Whenever the character undergoes pressure, she gets all wobbly and quirky, like a character actor playing a supporting role – but she’s not only the lead, she’s what the picture is all about, so this is definitely a flaw that threatens to derail the whole project.Fortunately, it doesn’t. First, of course, everyone else in the picture submits wonderful performances. Logan Lerman is a marvelous young actor who strikes chemistry with practically everyone he interacts with. And the film is really beautiful to look at, and filled with pleasantly eccentric characters, in situations highly evocative of the era in which they occur, the 1950s.Secondly, part of the problem with Zellweger’s performance may have to do with the character herself. Although she fancies herself a Deep-South Southern Belle, deserving of the better things in life, once we meet her sister we realize that she really comes from the mid-South commercial class, and that her attitude of entitlement is a self-delusion. She is thus out of touch with her own life, and in need of review of her identity.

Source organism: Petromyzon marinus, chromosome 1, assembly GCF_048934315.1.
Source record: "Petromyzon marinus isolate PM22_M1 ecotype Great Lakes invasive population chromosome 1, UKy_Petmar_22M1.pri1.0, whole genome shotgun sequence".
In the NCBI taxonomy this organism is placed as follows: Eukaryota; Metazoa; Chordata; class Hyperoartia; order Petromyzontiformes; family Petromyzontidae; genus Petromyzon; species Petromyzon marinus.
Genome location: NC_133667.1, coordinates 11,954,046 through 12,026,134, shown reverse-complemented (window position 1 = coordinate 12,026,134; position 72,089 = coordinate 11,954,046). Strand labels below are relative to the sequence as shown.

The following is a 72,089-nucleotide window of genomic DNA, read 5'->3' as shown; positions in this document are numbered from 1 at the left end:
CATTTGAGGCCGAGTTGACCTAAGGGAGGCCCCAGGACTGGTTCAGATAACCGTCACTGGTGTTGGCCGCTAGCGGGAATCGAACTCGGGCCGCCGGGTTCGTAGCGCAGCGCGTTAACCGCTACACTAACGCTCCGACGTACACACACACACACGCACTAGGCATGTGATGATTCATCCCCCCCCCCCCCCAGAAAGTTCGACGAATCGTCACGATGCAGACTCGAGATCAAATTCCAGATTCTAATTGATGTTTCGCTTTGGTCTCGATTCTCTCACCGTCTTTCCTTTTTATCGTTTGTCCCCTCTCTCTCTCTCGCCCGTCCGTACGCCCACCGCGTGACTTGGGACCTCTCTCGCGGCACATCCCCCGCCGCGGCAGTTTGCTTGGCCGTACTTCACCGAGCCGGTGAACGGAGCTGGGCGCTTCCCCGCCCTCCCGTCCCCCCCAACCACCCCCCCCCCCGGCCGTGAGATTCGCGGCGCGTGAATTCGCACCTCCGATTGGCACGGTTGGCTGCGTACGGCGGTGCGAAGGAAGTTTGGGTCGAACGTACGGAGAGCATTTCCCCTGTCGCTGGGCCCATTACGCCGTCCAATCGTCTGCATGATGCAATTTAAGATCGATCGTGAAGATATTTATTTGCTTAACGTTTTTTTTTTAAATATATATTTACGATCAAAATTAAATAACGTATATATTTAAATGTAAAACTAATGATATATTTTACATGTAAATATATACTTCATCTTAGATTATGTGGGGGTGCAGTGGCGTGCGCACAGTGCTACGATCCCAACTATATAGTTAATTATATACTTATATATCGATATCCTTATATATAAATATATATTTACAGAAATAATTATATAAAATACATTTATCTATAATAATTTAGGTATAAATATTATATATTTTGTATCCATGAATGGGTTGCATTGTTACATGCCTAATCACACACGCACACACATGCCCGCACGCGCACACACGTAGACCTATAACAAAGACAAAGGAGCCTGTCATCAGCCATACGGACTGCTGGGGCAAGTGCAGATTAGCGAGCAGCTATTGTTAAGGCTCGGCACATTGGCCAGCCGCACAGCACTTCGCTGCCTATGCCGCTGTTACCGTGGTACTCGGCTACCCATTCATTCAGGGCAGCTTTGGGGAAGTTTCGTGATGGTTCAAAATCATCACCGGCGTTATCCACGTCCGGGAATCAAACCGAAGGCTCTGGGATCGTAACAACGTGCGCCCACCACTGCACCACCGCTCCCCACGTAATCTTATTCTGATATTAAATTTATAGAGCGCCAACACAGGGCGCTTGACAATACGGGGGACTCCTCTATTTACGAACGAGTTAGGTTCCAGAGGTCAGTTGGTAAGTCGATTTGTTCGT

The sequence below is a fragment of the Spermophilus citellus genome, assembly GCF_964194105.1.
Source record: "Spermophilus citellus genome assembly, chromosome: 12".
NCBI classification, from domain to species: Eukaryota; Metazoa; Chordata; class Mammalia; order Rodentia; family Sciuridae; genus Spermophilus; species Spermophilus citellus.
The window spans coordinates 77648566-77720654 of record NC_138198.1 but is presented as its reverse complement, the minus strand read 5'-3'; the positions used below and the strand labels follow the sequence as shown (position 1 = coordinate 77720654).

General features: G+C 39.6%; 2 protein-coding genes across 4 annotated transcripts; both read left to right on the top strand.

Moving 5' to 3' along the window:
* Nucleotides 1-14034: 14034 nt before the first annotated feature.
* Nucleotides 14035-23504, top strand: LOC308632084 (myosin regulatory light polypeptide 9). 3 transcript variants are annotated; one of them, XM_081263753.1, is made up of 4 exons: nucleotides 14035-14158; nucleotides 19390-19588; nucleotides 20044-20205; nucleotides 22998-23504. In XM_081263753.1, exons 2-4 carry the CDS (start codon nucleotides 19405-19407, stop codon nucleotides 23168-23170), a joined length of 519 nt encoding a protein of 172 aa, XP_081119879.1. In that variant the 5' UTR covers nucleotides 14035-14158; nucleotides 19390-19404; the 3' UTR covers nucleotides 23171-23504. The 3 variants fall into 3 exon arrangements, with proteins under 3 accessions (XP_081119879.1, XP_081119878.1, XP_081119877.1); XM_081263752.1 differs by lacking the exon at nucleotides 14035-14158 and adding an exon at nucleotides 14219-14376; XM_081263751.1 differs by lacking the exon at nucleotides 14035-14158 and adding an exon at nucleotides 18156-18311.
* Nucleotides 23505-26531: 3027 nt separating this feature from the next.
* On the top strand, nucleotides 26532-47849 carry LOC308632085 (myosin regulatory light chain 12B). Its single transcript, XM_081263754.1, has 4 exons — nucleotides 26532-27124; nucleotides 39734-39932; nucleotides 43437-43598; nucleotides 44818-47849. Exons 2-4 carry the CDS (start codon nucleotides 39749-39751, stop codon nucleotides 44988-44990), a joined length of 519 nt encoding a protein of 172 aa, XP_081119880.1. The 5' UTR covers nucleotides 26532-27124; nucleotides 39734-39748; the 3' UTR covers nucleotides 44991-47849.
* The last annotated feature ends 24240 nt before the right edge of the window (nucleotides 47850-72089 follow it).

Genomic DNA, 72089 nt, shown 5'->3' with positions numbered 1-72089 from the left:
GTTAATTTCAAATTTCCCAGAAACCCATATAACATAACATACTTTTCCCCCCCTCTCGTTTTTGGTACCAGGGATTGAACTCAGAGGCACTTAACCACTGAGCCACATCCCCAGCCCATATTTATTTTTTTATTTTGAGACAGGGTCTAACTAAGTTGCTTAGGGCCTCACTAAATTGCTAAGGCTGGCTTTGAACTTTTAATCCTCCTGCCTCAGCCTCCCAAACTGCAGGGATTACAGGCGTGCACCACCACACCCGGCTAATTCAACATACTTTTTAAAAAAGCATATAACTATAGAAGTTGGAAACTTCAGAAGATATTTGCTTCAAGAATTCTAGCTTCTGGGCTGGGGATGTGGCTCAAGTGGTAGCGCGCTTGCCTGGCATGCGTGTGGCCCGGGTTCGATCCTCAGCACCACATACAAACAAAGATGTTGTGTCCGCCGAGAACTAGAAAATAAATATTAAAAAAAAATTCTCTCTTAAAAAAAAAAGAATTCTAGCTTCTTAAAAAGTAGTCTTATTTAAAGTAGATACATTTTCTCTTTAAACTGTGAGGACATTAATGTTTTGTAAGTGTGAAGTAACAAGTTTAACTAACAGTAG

But Once the film returns to Miami for the remainder, it sinks to a level of casual incompetence that only television allows for.Not even a decent time-waster; I stayed just to see how dumb it could get. Daphne Du Maurier’s work largely falls into he category of ‘gothic romance’ – not the kind that has glutted supermarkets since the ’50s, her best known books really hark back to the genre’s roots in the 19th century. Her short story, “The Birds,” is something of an anomaly in her work – on the surface its a sci-fi/disaster story that ends grimly (the farmer’s family is pretty much doomed); but it is also clearly an expressive allegory for what it must have felt like for many British during the Battle of Britain – the description of an army of seagulls appearing on the horizon could easily be that of a fleet of German bombers. The giveaway line comes from the farmer’s wife when she remarks that “surely the Americans will do something.” Of course they did, and they and the British went on to defeat the Germans, which makes the post-war publication of the story a little out of date.Hitchccock had gotten one of his most successful films from Du Maurier’s work – Rebecca – as well as one of his least successful, Under Capricorn. Deciding to take one of her most popular but least typical short stories as source for The Birds may have involved some risk – especially considering what he added to the original material.